New Therapies Target Mitochondria

Setting the Stage: Mitochondrial Dysfunction as a Driver of Chronic Disease (A5)

9:15-11:15 a.m.


Pacific Ballroom 21 (North Tower, First Floor), Marriot Marquis San Diego Marina

There’s a new bad kid on the block driving lung disease, including pulmonary hypertension and inflammatory diseases: dysfunctional mitochondria. Mitochondrial dysfunction as a driver of oxidative injury is not new, but technological advances are helping researchers and clinicians understand just how intimately involved mitochondria can be in disease pathophysiology—and to identify new therapies that target mitochondria.

“The primary function of mitochondria is to provide energy so the cell continues to live and perform its appointed function,” says Serpil Erzurum, MD, chair of the Lerner Research Institute and Alfred Lerner Memorial Chair in Innovative Biomedical Research at the Cleveland Clinic. “Mitochondria are wonderfully adaptive to environmental and nutritional factors to continue providing energy, but under some circumstances, those changes can be maladaptive and risk factors for disease.”

Serpil Erzurum, MD

Serpil Erzurum, MD

Dr. Erzurum will co-chair the first basic science symposium of ATS this year, Setting the Stage: Mitochondrial Dysfunction as a Driver of Chronic Disease. She will share the podium with Jane C. Deng, MS, MD, associate professor of pulmonary/critical care at the University of Michigan.

Mitochondria have been recognized as essential players in human health and disease since they were identified as the primary cellular energy source used by aerobic organisms nearly a century ago. The Krebs Cycle oxidizes nutritional components to release chemical energy in the form of adenosine triphosphate. The same cycle produces precursors of amino acids and other biologically active compounds that play key roles in multiple biochemical pathways.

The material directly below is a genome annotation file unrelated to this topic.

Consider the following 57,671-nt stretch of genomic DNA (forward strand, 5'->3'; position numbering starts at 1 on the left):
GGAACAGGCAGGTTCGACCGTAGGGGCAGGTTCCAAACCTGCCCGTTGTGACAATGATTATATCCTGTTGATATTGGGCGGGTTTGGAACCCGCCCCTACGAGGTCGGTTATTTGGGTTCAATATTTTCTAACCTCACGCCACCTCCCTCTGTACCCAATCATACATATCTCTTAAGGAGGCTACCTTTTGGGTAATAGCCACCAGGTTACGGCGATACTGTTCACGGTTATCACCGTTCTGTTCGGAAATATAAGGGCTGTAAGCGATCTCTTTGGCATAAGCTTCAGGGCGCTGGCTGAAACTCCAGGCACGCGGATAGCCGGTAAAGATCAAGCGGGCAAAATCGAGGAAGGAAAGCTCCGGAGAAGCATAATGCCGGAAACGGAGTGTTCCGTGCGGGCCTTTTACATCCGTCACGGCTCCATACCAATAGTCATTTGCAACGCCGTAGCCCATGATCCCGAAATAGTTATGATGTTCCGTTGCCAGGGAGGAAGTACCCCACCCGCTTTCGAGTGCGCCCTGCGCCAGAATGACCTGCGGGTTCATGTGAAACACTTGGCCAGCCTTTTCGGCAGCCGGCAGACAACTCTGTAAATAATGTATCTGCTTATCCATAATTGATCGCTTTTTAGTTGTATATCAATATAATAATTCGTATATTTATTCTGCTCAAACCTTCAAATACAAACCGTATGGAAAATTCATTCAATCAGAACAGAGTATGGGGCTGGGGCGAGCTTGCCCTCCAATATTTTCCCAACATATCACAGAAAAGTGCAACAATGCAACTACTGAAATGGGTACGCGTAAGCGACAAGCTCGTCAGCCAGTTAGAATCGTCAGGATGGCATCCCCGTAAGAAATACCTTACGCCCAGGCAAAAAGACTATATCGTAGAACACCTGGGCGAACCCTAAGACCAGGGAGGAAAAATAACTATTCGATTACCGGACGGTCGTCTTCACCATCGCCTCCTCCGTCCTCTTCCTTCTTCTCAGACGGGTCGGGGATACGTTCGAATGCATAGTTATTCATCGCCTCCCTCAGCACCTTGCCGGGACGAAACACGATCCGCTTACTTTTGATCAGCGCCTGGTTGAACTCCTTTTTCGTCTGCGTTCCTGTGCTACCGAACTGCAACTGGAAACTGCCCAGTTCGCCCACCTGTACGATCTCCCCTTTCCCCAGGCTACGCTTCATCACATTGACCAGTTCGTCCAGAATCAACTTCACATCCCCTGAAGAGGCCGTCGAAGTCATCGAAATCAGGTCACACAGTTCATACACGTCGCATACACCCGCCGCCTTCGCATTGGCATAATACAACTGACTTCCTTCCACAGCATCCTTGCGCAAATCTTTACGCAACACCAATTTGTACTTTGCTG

Metabolism has long been known to have effects on gene expression, Dr. Erzurum says. In fact, one of the first well-understood metabolic genetic control mechanisms was the lac operon that allows prokaryotes to metabolize lactose in the absence of the preferred carbon source, glucose.

It wasn’t until the 1980s that the wider regulatory functions of the mitochondria began to emerge. Mitochondrial activity doesn’t just regulate energy production, it regulates cellular function and activity in response to environmental factors, such as nutrition and exposures such as tobacco smoke.

“Changes in nutrient oxidation by mitochondria can activate T-cells to differentiate along pathways to helper or regulatory cell phenotypes, which set the stage for persistence or resolution of inflammation,”
Dr. Erzurum says. “How mitochondria process nutrition into energy affects immune function throughout the body. Some studies suggest that nutritional supplements or pharmacologic interventions can block or divert metabolic pathways to the mitochondria and decrease inflammation or promote resolution of injury.”

Lung dysfunction in COPD? Mitochondrial dysfunction from smoking can lead to immune dysregulation that alters lung function. Oxidative stress in the airways can lead to mitochondrial dysfunction and lung disease, which might be alleviated or reversed using mesenchymal stem cells. A growing list of immune-mediated disease physiology is being tracked upstream to mitochondrial dysfunction. Many of those newly recognized pathways suggest novel therapies that target the mitochondria.

“This symposium is a refresher on mitochondria and how bioenergetics dictate health and predispose to maladaptive outcomes,” Dr. Erzurum says. “Life requires energy, and the mitochondria deliver that energy and drive gene expression and cell functions. Understanding mitochondrial metabolism provides new insights to mechanisms underlying resilience and disease.”